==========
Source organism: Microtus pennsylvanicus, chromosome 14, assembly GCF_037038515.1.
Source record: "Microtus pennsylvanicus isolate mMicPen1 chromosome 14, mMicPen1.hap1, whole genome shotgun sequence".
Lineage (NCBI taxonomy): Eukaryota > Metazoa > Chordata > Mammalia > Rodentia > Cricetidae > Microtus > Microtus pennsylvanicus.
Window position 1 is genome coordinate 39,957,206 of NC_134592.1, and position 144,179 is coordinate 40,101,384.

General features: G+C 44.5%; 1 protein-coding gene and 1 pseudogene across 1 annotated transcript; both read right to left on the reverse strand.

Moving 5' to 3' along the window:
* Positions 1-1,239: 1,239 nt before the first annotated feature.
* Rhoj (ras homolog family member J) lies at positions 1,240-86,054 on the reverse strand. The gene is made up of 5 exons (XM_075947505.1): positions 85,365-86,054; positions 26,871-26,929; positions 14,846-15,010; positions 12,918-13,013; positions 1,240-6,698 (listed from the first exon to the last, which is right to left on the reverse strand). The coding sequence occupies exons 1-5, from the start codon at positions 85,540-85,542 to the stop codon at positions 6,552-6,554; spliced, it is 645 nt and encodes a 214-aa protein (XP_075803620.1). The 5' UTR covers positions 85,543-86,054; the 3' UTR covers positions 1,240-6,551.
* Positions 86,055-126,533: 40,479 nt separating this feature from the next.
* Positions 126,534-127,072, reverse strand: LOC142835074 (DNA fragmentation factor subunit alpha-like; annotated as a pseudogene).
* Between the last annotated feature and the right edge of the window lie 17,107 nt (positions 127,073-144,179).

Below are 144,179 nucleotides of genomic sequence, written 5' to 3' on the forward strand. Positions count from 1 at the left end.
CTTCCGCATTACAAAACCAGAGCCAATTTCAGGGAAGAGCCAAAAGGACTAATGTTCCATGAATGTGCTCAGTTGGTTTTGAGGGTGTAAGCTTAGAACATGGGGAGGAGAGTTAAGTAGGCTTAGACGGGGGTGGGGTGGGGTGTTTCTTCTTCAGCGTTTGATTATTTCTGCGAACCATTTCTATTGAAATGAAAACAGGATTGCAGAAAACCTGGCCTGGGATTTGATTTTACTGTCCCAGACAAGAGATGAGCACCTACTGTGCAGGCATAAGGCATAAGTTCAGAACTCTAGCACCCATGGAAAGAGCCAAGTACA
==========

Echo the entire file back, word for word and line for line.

Source organism: Microtus pennsylvanicus, chromosome 14, assembly GCF_037038515.1.
Source record: "Microtus pennsylvanicus isolate mMicPen1 chromosome 14, mMicPen1.hap1, whole genome shotgun sequence".
Lineage (NCBI taxonomy): Eukaryota > Metazoa > Chordata > Mammalia > Rodentia > Cricetidae > Microtus > Microtus pennsylvanicus.
Window position 1 is genome coordinate 39,957,206 of NC_134592.1, and position 144,179 is coordinate 40,101,384.

General features: G+C 44.5%; 1 protein-coding gene and 1 pseudogene across 1 annotated transcript; both read right to left on the reverse strand.

Moving 5' to 3' along the window:
* Positions 1-1,239: 1,239 nt before the first annotated feature.
* Rhoj (ras homolog family member J) lies at positions 1,240-86,054 on the reverse strand. The gene is made up of 5 exons (XM_075947505.1): positions 85,365-86,054; positions 26,871-26,929; positions 14,846-15,010; positions 12,918-13,013; positions 1,240-6,698 (listed from the first exon to the last, which is right to left on the reverse strand). The coding sequence occupies exons 1-5, from the start codon at positions 85,540-85,542 to the stop codon at positions 6,552-6,554; spliced, it is 645 nt and encodes a 214-aa protein (XP_075803620.1). The 5' UTR covers positions 85,543-86,054; the 3' UTR covers positions 1,240-6,551.
* Positions 86,055-126,533: 40,479 nt separating this feature from the next.
* Positions 126,534-127,072, reverse strand: LOC142835074 (DNA fragmentation factor subunit alpha-like; annotated as a pseudogene).
* Between the last annotated feature and the right edge of the window lie 17,107 nt (positions 127,073-144,179).

Below are 144,179 nucleotides of genomic sequence, written 5' to 3' on the forward strand. Positions count from 1 at the left end.
CTTCCGCATTACAAAACCAGAGCCAATTTCAGGGAAGAGCCAAAAGGACTAATGTTCCATGAATGTGCTCAGTTGGTTTTGAGGGTGTAAGCTTAGAACATGGGGAGGAGAGTTAAGTAGGCTTAGACGGGGGTGGGGTGGGGTGTTTCTTCTTCAGCGTTTGATTATTTCTGCGAACCATTTCTATTGAAATGAAAACAGGATTGCAGAAAACCTGGCCTGGGATTTGATTTTACTGTCCCAGACAAGAGATGAGCACCTACTGTGCAGGCATAAGGCATAAGTTCAGAACTCTAGCACCCATGGAAAGAGCCAAGTACA